Effectiveness of Acupuncture for Depressed Patients Taking Antidepressant Medications

This study has been completed.
Sponsor:
Information provided by (Responsible Party):
Albert Yeung, Massachusetts General Hospital
ClinicalTrials.gov Identifier:
NCT01633996
First received: June 15, 2012
Last updated: July 2, 2012
Last verified: July 2012
  Purpose

In this research study, the investigators piloted a uniform acupuncture treatment protocol among adults with depression who were taking an antidepressant medication that was providing only partial or no symptom alleviation. The study's aims were evaluate the efficacy, safety, and tolerability of acupuncture augmentation treatment among this population. The investigators hypothesized that acupuncture as an augmentation treatment would be associated with a response rate of at least 50%, which the investigators defined as a decrease in depressive symptoms from the beginning to the end of the study of 50% or more, and that the response would be greater among patients who received acupuncture 2 times per week (vs. 1 time per week). The investigators also hypothesized that acupuncture would be associated with minimal side effects.


Condition Intervention
Depression
Procedure: Acupuncture

Study Type: Interventional
Study Design: Endpoint Classification: Safety/Efficacy Study
Intervention Model: Single Group Assignment
Masking: Open Label
Primary Purpose: Treatment
Official Title: Effectiveness of Acupuncture Augmentation on Treatment Resistant Depressed Patients

Resource links provided by NLM:


Further study details as provided by Massachusetts General Hospital:

Primary Outcome Measures:
  • Response to acupuncture augmentation treatment, defined as a change in scores on the Hamilton Depression Rating Scale, 17 items (HAM-D-17) from baseline to endpoint. [ Time Frame: Baseline and all acupuncture sessions (weekly) for 8 weeks ] [ Designated as safety issue: Yes ]
    The HAM-D-17 is a clinician-rated measure of patient depressive symptoms (structured interview). Higher cumulative scores indicate more severe depression. A 50% or greater reduction in HAM-D-17 from baseline to endpoint was considered representative of our hypothesized acupuncture-augmentation response rate of at least 50%.


Secondary Outcome Measures:
  • Evidence of acupuncture augmentation's tolerability and acceptability, as determined clinically by the participant and study doctor. [ Time Frame: Once per acupuncture session (weekly) for 8 weeks ] [ Designated as safety issue: Yes ]

Enrollment: 45
Study Start Date: August 2007
Study Completion Date: April 2010
Primary Completion Date: April 2010 (Final data collection date for primary outcome measure)
Arms Assigned Interventions
Experimental: Acupuncture
All participants received open acupuncture augmentation treatment per the uniform acupuncture treatment protocol that we developed according to Traditional Chinese Medicine (TCM) principles for treating depression (see Intervention Description).
Procedure: Acupuncture
Our acupuncture treatment protocol included: HT-7 and LI-4 on the hands bilaterally, and ST-36, SP-6, and LR-3 on the legs bilaterally, with gentle manual tonification every 10 minutes; and GV-20 and GV- 24.5 (Yintang), along the midline of the head.

  Eligibility

Ages Eligible for Study:   18 Years to 65 Years
Genders Eligible for Study:   Both
Accepts Healthy Volunteers:   No
Criteria

Inclusion Criteria:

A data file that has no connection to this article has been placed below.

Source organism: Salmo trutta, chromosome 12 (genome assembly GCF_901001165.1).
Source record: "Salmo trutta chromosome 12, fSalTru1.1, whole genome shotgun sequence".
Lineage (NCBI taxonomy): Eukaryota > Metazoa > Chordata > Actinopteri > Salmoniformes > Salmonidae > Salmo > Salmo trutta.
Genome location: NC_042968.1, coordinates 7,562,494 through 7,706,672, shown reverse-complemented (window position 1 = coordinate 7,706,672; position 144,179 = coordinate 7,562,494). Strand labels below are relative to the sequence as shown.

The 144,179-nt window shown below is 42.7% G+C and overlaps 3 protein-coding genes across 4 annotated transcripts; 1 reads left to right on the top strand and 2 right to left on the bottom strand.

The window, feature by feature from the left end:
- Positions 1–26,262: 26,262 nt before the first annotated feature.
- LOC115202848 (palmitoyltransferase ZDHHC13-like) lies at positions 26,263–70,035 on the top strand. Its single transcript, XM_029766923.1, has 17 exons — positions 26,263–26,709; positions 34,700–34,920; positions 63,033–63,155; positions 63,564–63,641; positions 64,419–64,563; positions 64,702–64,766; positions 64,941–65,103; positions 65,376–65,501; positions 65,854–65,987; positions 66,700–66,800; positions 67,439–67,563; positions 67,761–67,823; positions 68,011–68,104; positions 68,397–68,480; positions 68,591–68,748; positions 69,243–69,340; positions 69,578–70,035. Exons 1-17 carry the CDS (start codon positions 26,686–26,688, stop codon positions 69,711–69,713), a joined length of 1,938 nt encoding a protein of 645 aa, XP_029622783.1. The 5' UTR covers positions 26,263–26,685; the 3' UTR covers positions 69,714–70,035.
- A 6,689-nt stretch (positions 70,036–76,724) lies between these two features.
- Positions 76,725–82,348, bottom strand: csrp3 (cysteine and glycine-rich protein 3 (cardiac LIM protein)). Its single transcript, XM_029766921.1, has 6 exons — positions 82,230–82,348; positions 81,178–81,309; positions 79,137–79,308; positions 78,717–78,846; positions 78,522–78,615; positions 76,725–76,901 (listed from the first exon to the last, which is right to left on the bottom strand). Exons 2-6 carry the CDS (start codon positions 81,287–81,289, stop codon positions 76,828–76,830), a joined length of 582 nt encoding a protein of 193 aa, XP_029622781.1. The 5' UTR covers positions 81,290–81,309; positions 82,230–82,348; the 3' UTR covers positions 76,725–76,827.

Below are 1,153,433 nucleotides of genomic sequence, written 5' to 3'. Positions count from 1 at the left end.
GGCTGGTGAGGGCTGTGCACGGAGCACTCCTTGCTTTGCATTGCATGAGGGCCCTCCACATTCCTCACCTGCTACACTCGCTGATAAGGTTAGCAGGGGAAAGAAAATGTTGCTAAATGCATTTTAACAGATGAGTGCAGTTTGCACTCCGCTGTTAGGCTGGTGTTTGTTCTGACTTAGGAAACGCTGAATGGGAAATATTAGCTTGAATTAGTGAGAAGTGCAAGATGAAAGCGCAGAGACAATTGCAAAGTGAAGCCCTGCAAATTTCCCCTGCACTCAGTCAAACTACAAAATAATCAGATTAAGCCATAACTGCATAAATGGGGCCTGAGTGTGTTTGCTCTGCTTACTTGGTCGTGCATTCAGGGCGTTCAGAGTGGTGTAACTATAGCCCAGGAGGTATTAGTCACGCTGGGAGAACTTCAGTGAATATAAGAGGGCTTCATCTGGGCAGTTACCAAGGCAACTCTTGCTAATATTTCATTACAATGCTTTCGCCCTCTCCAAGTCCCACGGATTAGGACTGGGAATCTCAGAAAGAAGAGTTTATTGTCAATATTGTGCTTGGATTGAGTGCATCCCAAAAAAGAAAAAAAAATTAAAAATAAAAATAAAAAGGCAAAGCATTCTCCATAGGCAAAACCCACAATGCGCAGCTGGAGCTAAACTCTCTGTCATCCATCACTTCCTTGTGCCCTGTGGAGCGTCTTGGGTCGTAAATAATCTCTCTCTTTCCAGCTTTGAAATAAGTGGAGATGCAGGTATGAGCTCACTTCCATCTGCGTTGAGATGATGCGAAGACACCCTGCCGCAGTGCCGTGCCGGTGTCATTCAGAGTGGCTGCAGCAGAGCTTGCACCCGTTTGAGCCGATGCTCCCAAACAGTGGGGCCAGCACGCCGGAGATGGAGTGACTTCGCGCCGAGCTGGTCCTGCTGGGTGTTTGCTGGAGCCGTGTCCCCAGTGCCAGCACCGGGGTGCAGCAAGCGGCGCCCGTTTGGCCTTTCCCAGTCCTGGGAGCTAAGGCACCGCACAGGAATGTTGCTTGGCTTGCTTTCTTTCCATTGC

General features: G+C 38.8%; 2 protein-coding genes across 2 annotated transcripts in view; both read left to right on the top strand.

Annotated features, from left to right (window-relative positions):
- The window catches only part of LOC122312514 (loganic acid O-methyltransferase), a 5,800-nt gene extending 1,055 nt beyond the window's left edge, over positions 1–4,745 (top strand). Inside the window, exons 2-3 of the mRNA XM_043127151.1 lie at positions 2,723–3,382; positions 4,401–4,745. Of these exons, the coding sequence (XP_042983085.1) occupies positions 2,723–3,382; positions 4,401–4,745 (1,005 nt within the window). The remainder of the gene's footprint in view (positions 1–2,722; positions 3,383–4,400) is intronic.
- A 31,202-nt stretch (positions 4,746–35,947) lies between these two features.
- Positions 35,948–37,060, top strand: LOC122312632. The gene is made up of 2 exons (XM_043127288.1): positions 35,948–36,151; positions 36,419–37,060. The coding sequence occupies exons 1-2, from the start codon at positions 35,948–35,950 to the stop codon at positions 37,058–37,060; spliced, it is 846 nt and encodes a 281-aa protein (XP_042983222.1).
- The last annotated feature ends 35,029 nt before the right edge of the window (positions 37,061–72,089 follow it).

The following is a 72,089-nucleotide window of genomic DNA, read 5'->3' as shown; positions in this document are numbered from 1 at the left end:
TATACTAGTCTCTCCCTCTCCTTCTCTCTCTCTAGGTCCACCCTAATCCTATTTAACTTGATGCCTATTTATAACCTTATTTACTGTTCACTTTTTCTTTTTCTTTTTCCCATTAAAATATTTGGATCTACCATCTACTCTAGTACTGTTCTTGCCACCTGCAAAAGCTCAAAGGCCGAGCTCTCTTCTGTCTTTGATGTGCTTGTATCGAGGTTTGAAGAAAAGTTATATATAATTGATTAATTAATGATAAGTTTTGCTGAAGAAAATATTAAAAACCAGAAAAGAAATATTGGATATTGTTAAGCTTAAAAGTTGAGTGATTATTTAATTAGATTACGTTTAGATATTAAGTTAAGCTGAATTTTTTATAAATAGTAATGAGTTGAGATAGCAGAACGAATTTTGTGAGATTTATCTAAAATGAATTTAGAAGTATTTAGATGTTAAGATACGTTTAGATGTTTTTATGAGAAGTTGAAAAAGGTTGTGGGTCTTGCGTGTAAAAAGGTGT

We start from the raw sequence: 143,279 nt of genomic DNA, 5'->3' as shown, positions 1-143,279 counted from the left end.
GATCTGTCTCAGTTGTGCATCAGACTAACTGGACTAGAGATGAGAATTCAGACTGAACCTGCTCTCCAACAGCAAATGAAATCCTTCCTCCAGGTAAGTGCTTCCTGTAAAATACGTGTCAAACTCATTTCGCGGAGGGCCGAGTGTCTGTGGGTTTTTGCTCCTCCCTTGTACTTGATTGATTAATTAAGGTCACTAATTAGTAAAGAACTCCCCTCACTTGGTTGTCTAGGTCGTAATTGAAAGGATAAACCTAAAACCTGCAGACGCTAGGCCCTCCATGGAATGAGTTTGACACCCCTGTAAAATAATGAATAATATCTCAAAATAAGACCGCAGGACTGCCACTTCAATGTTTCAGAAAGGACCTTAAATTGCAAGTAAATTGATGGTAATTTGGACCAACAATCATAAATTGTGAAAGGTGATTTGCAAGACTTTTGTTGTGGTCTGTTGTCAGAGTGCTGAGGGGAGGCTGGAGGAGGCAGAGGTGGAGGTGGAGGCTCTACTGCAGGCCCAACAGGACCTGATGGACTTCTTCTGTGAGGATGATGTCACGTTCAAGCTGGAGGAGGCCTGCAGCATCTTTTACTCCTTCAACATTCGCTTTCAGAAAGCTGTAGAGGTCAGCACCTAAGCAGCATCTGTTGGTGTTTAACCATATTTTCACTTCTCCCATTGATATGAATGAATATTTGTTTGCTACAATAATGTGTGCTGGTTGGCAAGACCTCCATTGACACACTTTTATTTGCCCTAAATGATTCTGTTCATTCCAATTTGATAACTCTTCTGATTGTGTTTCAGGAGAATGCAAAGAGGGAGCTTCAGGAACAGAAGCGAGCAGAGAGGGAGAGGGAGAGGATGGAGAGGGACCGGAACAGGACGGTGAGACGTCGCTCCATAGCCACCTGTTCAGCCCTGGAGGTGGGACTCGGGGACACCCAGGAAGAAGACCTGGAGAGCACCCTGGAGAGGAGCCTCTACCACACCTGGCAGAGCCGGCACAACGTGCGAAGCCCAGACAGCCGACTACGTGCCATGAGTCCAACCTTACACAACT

• Ages 18-65
  • A HAM-D-17 score of >= 14
  • Partial or nonresponse to a standard antidepressant (monotherapy or combination) at an adequate dose over the past 8 or more weeks (natural agents such as omega-3 fatty acids, St John's wort, SAMe, and folic acid, were allowed as antidepressants)
  • Concurrent psychotherapy was allowed, provided that it was not initiated within the 3 months prior to study entry.

Exclusion Criteria:

  • A primary diagnosis other than major depressive disorder, or any history of psychosis or mania
  • Conditions that could make it difficult to conclusively determine that depressive symptoms were the result of major depression and not some other condition, including any form of substance abuse or dependence within the last 6 months, other medical conditions that could be the basis of a depression (including epilepsy, history of an abnormal EEG, severe head trauma, or stroke)
  • Serious uncontrolled medical conditions (e.g. poorly controlled diabetes, severe congestive heart failure), or other medical conditions that had not been stable for at least 3 months
  • Having had electroconvulsive therapy (ECT) during the past year
  • Current active suicidal or self-injurious potential necessitating immediate treatment.
  Contacts and Locations
Please refer to this study by its ClinicalTrials.gov identifier: NCT01633996

Locations
United States, Massachusetts
Depression Clinical and Research Program, Massachusetts General Hospital
Boston, Massachusetts, United States, 02114
Sponsors and Collaborators
Massachusetts General Hospital
Investigators
Principal Investigator: Albert Yeung, MD, ScD Depression Clinical and Research Program, Massachusetts General Hospital
  More Information

Publications:
Responsible Party: Albert Yeung, Director of Primary Care Research, Depression Clinical and Research Program, Massachusetts General Hospital
ClinicalTrials.gov Identifier: NCT01633996     History of Changes
Other Study ID Numbers: 2002-P-001899
Study First Received: June 15, 2012
Last Updated: July 2, 2012
Health Authority: United States: Institutional Review Board

Keywords provided by Massachusetts General Hospital:
Acupuncture
Antidepressant
Augmentation
Depression

Additional relevant MeSH terms:
Depression
Depressive Disorder
Behavioral Symptoms
Mood Disorders
Mental Disorders
Antidepressive Agents
Psychotropic Drugs
Central Nervous System Agents
Therapeutic Uses
Pharmacologic Actions

ClinicalTrials.gov processed this record on April 22, 2014